Bankruptcy filings in Minnesota are up 60% this year, but some can't even afford to file.
Many Minnesotans have gone from chasing easy credit to being chased by creditors into bankruptcy court.
Others can't make that move as hard-pressed debtors discover that the cost of declaring they're broke has more than doubled.
Propelled by rising debt and falling home values, Minnesotans are filing for Chapter 7 or Chapter 13 protection from creditors in far larger numbers than last year. Their ranks have climbed by 60 percent so far this year, compared with the same period in 2006. Nationally, bankruptcy filings rose 66 percent during the first three months of 2007.
Some of this year's rise in filings may be the bounce off a floor. Last year, in the aftermath of sweeping changes in federal bankruptcy laws that took effect in fall 2005, the number of filings was the lowest in years.
In a strange twist, some lawyers say the number of bankruptcy filings this year is artificially low because the new code puts the cost of filing beyond the reach of many low-income families.
"One of the intents of the law is to lower the number of bankruptcies," said Jack Prescott, a New Brighton bankruptcy lawyer. "One way to do it is to make it too expensive to file. The lowest-income can't afford to pay for a lawyer."
Supporters of the new law had said the system was being abused. Critics disputed that and said the changes would hurt people hit by serious illness or other severe difficulties.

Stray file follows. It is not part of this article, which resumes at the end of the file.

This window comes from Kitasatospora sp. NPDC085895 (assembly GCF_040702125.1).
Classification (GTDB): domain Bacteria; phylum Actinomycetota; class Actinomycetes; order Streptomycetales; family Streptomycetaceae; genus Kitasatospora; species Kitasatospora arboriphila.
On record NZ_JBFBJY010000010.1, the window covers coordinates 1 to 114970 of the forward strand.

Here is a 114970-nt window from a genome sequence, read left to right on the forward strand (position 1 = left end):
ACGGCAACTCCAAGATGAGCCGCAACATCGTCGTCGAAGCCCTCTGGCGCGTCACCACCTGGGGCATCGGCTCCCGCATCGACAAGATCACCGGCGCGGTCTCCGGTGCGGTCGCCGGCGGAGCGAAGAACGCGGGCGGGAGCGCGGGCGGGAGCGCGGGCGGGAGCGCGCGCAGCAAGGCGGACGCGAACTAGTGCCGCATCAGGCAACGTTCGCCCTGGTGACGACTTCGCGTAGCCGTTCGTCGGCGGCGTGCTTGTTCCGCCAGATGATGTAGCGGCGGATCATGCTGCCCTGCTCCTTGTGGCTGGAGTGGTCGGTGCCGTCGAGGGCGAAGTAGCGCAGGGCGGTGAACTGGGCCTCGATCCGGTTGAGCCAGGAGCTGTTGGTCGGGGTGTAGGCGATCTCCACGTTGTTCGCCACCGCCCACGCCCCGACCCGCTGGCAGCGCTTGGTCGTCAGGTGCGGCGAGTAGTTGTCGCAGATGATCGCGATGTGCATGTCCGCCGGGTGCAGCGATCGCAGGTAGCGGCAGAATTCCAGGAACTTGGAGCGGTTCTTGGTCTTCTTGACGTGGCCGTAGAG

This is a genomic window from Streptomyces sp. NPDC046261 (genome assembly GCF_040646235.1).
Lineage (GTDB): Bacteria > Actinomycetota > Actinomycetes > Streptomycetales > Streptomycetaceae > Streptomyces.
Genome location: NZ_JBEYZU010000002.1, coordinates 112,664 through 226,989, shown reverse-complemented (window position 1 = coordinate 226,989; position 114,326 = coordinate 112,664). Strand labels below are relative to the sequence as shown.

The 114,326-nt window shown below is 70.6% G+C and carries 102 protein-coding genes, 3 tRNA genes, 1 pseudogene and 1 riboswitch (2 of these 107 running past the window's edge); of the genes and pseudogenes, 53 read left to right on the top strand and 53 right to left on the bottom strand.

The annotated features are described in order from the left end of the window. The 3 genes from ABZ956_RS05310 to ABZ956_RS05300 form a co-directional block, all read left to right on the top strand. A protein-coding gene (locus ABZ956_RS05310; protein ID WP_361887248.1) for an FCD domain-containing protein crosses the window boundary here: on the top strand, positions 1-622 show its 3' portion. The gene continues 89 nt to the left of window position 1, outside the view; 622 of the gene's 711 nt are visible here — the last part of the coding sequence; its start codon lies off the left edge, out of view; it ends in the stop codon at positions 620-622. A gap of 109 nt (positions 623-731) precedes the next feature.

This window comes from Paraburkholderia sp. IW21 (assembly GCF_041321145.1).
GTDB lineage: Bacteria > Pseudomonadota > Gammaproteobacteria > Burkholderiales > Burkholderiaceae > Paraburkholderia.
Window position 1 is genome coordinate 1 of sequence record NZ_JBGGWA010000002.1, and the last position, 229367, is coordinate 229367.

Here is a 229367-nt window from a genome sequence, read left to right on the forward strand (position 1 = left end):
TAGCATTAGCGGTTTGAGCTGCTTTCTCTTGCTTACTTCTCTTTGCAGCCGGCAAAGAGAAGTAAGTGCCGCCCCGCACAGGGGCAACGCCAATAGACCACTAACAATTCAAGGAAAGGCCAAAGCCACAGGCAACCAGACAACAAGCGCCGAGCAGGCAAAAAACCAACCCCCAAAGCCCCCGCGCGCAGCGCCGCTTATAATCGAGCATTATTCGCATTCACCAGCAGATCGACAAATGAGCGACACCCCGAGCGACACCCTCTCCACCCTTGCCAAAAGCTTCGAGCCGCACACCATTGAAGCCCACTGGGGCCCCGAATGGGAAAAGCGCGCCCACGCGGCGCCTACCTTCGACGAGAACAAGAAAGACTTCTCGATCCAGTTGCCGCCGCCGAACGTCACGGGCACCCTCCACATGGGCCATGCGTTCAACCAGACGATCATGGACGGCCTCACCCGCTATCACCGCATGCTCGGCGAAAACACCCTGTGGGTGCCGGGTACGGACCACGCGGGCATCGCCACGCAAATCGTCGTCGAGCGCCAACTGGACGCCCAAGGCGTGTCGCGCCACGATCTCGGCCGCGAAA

Mortgage market a factor
In years past, the most often-cited forces behind bankruptcy filings were layoffs, divorces or unexpected medical bills. The troubled mortgage market now leads the list, experts say.
Wayne Nelson, a Golden Valley bankruptcy lawyer, describes his typical client these days as "the middle-class person who gets the first, second and sometimes a third mortgage."They use some of the mortgage to pay off credit card debts," he said "Then two years later, the [mortgage] rates are up and they owe new balances on their cards."
Michael Hoverson, a Minneapolis bankruptcy attorney, said he has grown accustomed to clients telling tales of adjustable-rate mortgages (ARMs) soaring by $500 a month, or mortgage balances that suddenly are higher than the value of the house.
"One in every three or four people is in here because of mortgage foreclosures or ARMs where their payments are up significantly," he said.
Credit problems herald the end of the era when debtors worked their way out of trouble with the help of falling interest rates and rising home values, Hoverson and others said.
Still fewer than in past
Despite the surge in foreclosures nationally, economists who carefully watch credit markets hesitate to predict whether the troubles of U.S. mortgage markets will increase bankruptcies significantly in the years ahead.
"The level of filings still is low by historical standards," noted Mark Zandi, chief economist of economy.com, a website that analyzes credit markets and other aspects of the U.S. economy.
Indeed, while levels of bankruptcy filings are up sharply in Minnesota, they're nowhere near the totals in the years that proceeded the change in bankruptcy laws.
What's more, the delinquency rate on residential mortgages stood at 1.99 percent in the second quarter of this year. That's less than half the level common in the 1990s and 1980s.